Eddy-Current losses in Magnetic Components

The process of designing magnetics has been always full of physical effects which need to be considered during the design. One of my favorite effects (Favorite from a physical point of view) is the Eddy-Currents. It's an effect like a kind of revenge for trying to use the relation of Electric currents for creating Magnetic fields and vice versa. In this brief article, I will describe the effect and calculate the losses with an example.


How does the Eddy-Currents appear?


If we consider an inductor, based on a wire around a magnetic core and we apply an AC current ia(t) through the wire, we will induce a magnetic field in the magnetic core Ha (t). Great, that was our initial goal. The intensity of this field will depend on the current and the physical parameters and dimensions of the parameters involved.


Eddy-Current Losses


Here is when the revenge comes...


According to Lenz's law, the magnetic field Ha(t) will produce an electric current (Eddy-Currents!) in the magnetic core, which depending on the magnetic core resistivity to electric currents would have a specific value.

This is the main reason for the low-frequency laminated cores. These cores were very good at conducting the electricity, therefore, the eddy currents are creating a lot of conduction losses in the core. However, in the ferrite materials, where the resistivity is much higher, it is less common to divide the core into different sections but in some cases is still needed.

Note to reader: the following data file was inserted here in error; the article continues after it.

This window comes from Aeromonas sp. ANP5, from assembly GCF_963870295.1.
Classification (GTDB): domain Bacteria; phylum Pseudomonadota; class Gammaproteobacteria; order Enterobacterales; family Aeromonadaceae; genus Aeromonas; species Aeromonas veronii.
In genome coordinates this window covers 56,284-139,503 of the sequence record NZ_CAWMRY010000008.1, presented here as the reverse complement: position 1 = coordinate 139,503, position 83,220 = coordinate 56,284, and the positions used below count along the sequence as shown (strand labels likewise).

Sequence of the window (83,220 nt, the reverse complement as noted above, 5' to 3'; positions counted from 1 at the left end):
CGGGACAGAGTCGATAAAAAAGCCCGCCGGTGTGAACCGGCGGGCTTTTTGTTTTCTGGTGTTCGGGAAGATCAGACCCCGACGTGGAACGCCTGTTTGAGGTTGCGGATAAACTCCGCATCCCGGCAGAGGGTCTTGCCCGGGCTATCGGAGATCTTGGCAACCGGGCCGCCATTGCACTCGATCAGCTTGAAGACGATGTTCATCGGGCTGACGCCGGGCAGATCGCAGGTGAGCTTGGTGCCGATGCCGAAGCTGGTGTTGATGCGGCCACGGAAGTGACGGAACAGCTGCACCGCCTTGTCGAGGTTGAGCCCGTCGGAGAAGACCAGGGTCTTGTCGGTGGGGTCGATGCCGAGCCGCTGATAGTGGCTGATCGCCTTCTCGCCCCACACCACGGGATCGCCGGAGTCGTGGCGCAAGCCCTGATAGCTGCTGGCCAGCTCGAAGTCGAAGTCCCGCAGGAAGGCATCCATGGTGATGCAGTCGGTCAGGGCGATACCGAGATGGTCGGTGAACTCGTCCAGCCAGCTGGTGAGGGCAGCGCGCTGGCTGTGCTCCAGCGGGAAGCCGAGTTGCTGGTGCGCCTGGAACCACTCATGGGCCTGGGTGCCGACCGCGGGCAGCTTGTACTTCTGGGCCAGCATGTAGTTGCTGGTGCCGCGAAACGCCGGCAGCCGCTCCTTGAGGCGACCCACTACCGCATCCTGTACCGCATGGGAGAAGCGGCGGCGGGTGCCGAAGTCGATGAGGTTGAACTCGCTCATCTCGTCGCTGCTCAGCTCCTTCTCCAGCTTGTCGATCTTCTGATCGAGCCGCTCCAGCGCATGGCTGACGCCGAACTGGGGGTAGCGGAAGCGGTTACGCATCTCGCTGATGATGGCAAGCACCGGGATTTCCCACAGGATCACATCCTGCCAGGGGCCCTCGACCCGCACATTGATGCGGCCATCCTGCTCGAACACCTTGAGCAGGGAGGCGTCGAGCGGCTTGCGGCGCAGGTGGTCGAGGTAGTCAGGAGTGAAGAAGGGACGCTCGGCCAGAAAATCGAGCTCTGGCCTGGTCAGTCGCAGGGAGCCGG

But there is more. This Eddy-Current will induce another magnetic field He(t) in opposite direction to the initial magnetic field Ha (t) reducing the total net value of the magnetic field created with ia (t). (What a traitor you will think..)

The losses density, considering a sinusoidal flux density are express with the following equation:



Losses density, considering a sinusoidal flux density



As it is shown, the frequency and the Magnetic field increase the losses, while increasing the resistivity reduces them.

To show it in a real application, let's take an example (I take this example in [1]).

Consider an MnZn ferrite ungapped core with the following features:

  • Ac= 80 mm2
  • A mean MPL lc= 94 mm
  • Relative permeability urc=2500
  • Flux density Bs=320 mT at 20ºC
  • Resistivity =1 Ohm x cm
  • N = 10
  • The voltage applied to the inductor VL= 10 sin( 2pi 100000)

Using the previous equation, the losses are Pe= 187 mW in this ferrite material, which represents a value that will increase with the frequency and shouldn´t be neglected.

Here in this graph are represented Eddy-Current losses and Hysteresis losses in the function of the frequency.


Eddy-Current losses and Hysteresis losses


This effect is the reason for the lamination of the low-frequency magnetic components.


Dividing the core into different laminates, the current only can be created in each independent one, with much less impact on the losses.

In the ferrite materials is not very common (because of the manufacturing costs), but in high-power applications, where the ferrite cores are huge, the Eddy-Current is very common to use stacked cores instead of only one core. Reduce the thickness of the core, while keeping the same flux density are the main challenges for an optimal solution.

To conclude. Eddy-Currents should be considered, especially in big magnetic components, not only due to the conduction losses in the core, but the resultant magnetic field created. In small transformers or inductors, the effect is not too relevant but could explain the lack of accuracy of your initial predictions.


[1] Marian Kazimierczuk - High-Frequency Magnetic Components, Second Edition-John Wiley _ Sons, Ltd (2013)